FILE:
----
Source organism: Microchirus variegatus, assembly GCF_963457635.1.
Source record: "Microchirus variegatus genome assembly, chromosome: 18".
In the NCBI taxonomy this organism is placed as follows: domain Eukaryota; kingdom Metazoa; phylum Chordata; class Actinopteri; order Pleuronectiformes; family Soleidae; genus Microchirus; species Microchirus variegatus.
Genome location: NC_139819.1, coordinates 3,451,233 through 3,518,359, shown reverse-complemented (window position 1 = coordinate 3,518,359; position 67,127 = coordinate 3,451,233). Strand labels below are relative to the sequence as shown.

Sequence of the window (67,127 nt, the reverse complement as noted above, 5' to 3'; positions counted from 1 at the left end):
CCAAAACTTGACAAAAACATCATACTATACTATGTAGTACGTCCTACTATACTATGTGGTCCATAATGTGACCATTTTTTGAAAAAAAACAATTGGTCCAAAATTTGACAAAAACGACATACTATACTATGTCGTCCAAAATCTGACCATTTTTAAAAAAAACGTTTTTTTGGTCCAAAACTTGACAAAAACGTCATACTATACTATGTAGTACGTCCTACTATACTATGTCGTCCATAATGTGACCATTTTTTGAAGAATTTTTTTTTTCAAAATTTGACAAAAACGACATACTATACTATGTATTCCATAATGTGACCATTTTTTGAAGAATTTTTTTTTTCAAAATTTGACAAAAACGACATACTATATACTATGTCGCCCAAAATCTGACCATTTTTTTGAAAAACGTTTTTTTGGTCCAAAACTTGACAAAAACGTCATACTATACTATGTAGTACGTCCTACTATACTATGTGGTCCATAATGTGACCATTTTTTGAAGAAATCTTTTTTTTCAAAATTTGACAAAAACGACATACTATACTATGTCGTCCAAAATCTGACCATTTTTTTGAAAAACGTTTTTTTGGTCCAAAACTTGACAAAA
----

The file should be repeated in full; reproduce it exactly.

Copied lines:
Source organism: Microchirus variegatus, assembly GCF_963457635.1.
Source record: "Microchirus variegatus genome assembly, chromosome: 18".
In the NCBI taxonomy this organism is placed as follows: domain Eukaryota; kingdom Metazoa; phylum Chordata; class Actinopteri; order Pleuronectiformes; family Soleidae; genus Microchirus; species Microchirus variegatus.
Genome location: NC_139819.1, coordinates 3,451,233 through 3,518,359, shown reverse-complemented (window position 1 = coordinate 3,518,359; position 67,127 = coordinate 3,451,233). Strand labels below are relative to the sequence as shown.

Sequence of the window (67,127 nt, the reverse complement as noted above, 5' to 3'; positions counted from 1 at the left end):
CCAAAACTTGACAAAAACATCATACTATACTATGTAGTACGTCCTACTATACTATGTGGTCCATAATGTGACCATTTTTTGAAAAAAAACAATTGGTCCAAAATTTGACAAAAACGACATACTATACTATGTCGTCCAAAATCTGACCATTTTTAAAAAAAACGTTTTTTTGGTCCAAAACTTGACAAAAACGTCATACTATACTATGTAGTACGTCCTACTATACTATGTCGTCCATAATGTGACCATTTTTTGAAGAATTTTTTTTTTCAAAATTTGACAAAAACGACATACTATACTATGTATTCCATAATGTGACCATTTTTTGAAGAATTTTTTTTTTCAAAATTTGACAAAAACGACATACTATATACTATGTCGCCCAAAATCTGACCATTTTTTTGAAAAACGTTTTTTTGGTCCAAAACTTGACAAAAACGTCATACTATACTATGTAGTACGTCCTACTATACTATGTGGTCCATAATGTGACCATTTTTTGAAGAAATCTTTTTTTTCAAAATTTGACAAAAACGACATACTATACTATGTCGTCCAAAATCTGACCATTTTTTTGAAAAACGTTTTTTTGGTCCAAAACTTGACAAAA